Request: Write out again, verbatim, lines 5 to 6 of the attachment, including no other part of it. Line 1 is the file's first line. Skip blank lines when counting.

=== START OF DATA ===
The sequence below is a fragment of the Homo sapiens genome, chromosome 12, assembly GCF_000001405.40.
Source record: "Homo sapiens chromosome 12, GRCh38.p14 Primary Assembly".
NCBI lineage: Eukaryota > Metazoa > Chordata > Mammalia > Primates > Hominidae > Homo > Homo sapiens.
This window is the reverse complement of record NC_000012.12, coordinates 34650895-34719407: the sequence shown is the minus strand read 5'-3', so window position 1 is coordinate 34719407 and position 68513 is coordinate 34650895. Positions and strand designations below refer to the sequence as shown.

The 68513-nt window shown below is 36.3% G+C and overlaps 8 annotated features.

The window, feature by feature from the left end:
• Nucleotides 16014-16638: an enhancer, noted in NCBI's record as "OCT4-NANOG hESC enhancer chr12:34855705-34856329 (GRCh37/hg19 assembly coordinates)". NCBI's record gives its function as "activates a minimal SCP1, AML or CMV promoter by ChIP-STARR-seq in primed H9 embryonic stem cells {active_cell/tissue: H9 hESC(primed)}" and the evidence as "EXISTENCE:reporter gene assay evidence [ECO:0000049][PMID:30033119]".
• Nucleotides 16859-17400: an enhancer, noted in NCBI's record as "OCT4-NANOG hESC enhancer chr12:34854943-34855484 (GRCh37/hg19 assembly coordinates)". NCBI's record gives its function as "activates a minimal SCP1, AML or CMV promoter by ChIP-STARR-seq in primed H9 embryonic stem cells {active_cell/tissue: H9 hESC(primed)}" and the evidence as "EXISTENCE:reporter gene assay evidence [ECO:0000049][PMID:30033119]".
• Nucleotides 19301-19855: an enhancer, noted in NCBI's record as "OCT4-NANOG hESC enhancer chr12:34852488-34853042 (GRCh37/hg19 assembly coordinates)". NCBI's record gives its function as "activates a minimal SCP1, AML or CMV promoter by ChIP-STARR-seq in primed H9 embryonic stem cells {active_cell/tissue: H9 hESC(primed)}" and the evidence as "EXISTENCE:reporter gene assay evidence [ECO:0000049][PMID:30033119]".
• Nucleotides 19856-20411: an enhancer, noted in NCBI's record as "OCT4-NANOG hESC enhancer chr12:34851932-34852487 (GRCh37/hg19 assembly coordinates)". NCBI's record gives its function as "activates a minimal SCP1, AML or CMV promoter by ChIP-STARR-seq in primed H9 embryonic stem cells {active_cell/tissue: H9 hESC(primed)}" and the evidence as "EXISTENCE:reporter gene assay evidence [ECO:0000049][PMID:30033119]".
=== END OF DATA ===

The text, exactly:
The 68513-nt window shown below is 36.3% G+C and overlaps 8 annotated features.

The window, feature by feature from the left end: